Both Hikvision and Dahua are restricted access to U.S. technology. Cloud services are not restricted. China can buy cloud services from anywhere, including its own indigenous firms like Baidu, Alibaba, and Tencent. But the Chinese government chooses Amazon as a means to at least get free lobbying for them in Washington. Why would Amazon want its government in Washington to create problems for the China-U.S. relationship? They would not. In this case, Amazon works as a defacto supporter for calm seas with China, rather than countering Chinese policies deemed harmful to the U.S. or even hypocritical to U.S. soft power abroad — such as issues of human rights and free speech. If U.S. companies are fine with doing business with state-owned actors its own government has warned them against, what’s stopping U.S. competitors from doing the same? In fact, from a Chinese government perspective, if Amazon is fine with state-owned surveillance companies keeping a careful eye on Chinese citizens, let alone minority groups in Xinjiang, then it is a stamp of approval of China’s innocence. They’re not doing anything wrong. Otherwise, why would this big American name brand be in business with them?
Hikvision technology is used to monitor Uyghurs in Xinjiang, something the United Nations recently referred to as an international human rights crime.
The Entity List does not restrict based on human rights concerns alone but the Uyghur Forced Labor Prevention Act law does restrict U.S. imports from companies sourcing goods from Xinjiang.
Alas, Amazon is not alone.
Zhejiang Dahua is a publicly traded company in Shenzhen. Fidelity has around seven million shares in its China Special mutual fund, based on recent Morningstar data.
Vanguard owns around 3 million shares in its emerging markets exchange-traded fund, also based on Morningstar data.
It does not appear that any U.S.-based fund manager owns Hikvision stock – as should be the case with their listing on the capital markets sanctions list annex of the Treasury Department’s national security-China Military Industrial Complex Companies list, best known as the NS-CMIC capital markets sanctions list.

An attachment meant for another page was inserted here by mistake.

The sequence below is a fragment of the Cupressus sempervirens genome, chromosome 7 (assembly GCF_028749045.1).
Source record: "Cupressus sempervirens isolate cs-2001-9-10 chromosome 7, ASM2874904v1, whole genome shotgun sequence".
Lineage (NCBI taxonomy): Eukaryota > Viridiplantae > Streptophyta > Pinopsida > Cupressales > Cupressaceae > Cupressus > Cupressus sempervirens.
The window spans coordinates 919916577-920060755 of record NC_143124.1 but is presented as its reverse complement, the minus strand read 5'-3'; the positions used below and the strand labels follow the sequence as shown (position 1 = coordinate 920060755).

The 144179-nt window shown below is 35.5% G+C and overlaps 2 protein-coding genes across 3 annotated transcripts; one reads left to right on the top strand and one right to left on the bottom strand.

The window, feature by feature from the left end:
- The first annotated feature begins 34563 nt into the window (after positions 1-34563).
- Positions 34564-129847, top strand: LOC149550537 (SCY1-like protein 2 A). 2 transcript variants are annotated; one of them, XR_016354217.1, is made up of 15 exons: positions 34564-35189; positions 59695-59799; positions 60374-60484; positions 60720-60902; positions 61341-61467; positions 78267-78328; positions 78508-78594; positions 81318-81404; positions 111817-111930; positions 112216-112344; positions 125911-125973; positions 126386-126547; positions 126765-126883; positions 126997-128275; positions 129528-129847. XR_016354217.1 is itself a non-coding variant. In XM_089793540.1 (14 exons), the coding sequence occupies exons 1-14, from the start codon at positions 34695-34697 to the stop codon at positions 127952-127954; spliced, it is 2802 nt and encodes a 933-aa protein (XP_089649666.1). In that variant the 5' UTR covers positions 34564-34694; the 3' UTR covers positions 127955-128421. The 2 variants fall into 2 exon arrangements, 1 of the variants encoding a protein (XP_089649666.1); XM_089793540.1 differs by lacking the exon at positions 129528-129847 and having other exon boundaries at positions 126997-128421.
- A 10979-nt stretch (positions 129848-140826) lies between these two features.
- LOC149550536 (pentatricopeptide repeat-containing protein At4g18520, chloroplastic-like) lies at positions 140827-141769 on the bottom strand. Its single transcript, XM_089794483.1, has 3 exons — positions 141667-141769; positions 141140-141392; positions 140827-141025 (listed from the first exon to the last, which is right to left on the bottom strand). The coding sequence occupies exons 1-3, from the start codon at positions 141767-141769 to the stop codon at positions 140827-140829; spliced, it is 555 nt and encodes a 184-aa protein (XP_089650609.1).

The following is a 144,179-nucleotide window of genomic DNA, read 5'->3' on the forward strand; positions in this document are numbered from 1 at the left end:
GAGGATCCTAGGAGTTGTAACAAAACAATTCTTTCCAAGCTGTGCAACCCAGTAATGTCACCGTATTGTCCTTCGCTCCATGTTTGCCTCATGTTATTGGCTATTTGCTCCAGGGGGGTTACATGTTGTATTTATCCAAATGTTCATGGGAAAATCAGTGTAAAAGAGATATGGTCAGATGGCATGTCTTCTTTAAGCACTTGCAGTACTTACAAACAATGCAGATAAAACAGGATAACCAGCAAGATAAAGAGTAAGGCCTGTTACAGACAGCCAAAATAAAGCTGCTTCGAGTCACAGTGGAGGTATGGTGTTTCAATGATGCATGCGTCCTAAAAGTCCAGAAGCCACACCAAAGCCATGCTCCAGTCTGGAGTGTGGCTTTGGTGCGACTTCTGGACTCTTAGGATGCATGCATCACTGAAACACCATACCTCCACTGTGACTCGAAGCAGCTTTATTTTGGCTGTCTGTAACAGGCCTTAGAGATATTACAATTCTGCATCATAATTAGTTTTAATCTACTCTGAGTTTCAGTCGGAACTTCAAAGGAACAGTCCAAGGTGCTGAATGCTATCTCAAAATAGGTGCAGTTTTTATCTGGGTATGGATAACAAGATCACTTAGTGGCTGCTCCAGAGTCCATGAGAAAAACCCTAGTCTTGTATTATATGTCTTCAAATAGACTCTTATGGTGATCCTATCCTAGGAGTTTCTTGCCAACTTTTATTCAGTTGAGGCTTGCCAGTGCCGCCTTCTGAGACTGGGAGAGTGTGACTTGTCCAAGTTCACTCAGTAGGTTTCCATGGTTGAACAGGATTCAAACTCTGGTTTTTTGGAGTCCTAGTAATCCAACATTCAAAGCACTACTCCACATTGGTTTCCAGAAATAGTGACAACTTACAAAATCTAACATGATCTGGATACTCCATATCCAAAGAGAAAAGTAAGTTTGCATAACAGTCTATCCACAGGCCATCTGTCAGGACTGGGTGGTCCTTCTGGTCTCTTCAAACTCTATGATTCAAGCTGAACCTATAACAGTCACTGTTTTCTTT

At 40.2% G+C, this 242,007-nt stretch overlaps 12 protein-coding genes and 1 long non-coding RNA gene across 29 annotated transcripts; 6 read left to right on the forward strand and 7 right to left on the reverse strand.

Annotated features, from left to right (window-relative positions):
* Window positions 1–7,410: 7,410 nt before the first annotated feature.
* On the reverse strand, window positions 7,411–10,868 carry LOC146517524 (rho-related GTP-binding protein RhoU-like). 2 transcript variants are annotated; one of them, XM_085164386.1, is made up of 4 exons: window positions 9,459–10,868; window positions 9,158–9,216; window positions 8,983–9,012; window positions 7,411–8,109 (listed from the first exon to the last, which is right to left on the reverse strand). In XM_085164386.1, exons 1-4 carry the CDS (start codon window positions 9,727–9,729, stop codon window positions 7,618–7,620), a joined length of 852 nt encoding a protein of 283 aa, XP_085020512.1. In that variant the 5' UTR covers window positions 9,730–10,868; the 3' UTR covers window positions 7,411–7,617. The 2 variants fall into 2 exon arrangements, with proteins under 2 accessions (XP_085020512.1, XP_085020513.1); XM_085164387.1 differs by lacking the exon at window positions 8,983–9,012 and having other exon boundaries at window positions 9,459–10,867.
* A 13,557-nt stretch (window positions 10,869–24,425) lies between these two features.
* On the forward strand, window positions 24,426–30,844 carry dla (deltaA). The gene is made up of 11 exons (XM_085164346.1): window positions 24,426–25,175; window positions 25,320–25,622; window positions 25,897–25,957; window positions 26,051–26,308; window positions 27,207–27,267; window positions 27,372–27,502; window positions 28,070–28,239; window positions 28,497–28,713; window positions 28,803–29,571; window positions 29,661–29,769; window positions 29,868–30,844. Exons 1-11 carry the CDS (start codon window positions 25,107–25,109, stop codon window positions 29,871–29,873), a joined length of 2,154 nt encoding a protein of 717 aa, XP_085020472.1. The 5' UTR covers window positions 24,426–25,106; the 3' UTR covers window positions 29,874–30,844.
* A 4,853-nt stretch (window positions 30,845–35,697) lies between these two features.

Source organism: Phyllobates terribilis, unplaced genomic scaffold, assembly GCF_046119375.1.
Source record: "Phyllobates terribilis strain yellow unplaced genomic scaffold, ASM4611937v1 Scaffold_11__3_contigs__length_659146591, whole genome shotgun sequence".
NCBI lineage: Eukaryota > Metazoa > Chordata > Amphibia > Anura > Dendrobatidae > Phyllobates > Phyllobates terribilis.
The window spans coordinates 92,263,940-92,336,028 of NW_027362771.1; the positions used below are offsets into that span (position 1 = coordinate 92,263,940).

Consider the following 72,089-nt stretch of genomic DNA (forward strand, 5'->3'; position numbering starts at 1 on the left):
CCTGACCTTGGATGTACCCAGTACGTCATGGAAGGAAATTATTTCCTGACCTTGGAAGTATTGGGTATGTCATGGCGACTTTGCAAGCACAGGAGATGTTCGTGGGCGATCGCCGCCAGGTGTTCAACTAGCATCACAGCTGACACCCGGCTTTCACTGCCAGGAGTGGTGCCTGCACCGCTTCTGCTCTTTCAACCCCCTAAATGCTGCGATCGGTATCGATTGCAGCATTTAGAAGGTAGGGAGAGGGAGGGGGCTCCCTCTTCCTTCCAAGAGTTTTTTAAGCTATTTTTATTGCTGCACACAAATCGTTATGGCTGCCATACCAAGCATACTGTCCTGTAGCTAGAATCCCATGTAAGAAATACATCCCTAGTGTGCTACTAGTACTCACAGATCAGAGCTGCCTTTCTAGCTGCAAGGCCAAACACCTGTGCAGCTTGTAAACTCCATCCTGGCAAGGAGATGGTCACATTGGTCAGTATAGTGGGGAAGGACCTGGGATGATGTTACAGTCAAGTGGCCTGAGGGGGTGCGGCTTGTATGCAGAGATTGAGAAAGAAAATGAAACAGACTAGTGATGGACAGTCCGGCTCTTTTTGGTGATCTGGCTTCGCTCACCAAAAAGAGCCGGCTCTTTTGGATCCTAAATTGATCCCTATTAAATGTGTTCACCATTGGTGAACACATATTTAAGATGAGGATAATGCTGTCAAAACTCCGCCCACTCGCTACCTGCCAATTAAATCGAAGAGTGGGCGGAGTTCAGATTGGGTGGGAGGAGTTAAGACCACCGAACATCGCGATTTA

Commerce’s Entity List companies are not restricted access to U.S. capital, unlike NS-CMIC listed companies. The U.S. government might consider them problematic on national security grounds, but the market is wide open for U.S. investment firms to put money to work there. This is often due to the lack of harmonization, clarity, and consistency of U.S. sanctions policy and a sheer ineptitude or unwillingness by the U.S. Treasury Department to routinize Office of Foreign Assets Control to make additions to the NS-CMIC List. Adding to that capital markets sanctions list would deter investment with known bad actors in accordance with U.S. law.
In Amazon’s cloud case, that market is still open for them to bring on Hikvision and Dahua as clients.
When people on Capitol Hill and in the media ask what is being done to make these China restrictions actually work – the question should be asked to the likes of AWS, and others. What are they doing? Their answers will be that they are not breaking the law, which is probably true in most cases.
But what is also true is that these companies, of which AWS is merely a case in point, are abetting a Chinese company the U.S. government singled out as problematic and counter to U.S. interests, regardless of the general innocence of the cloud computing services AWS is providing.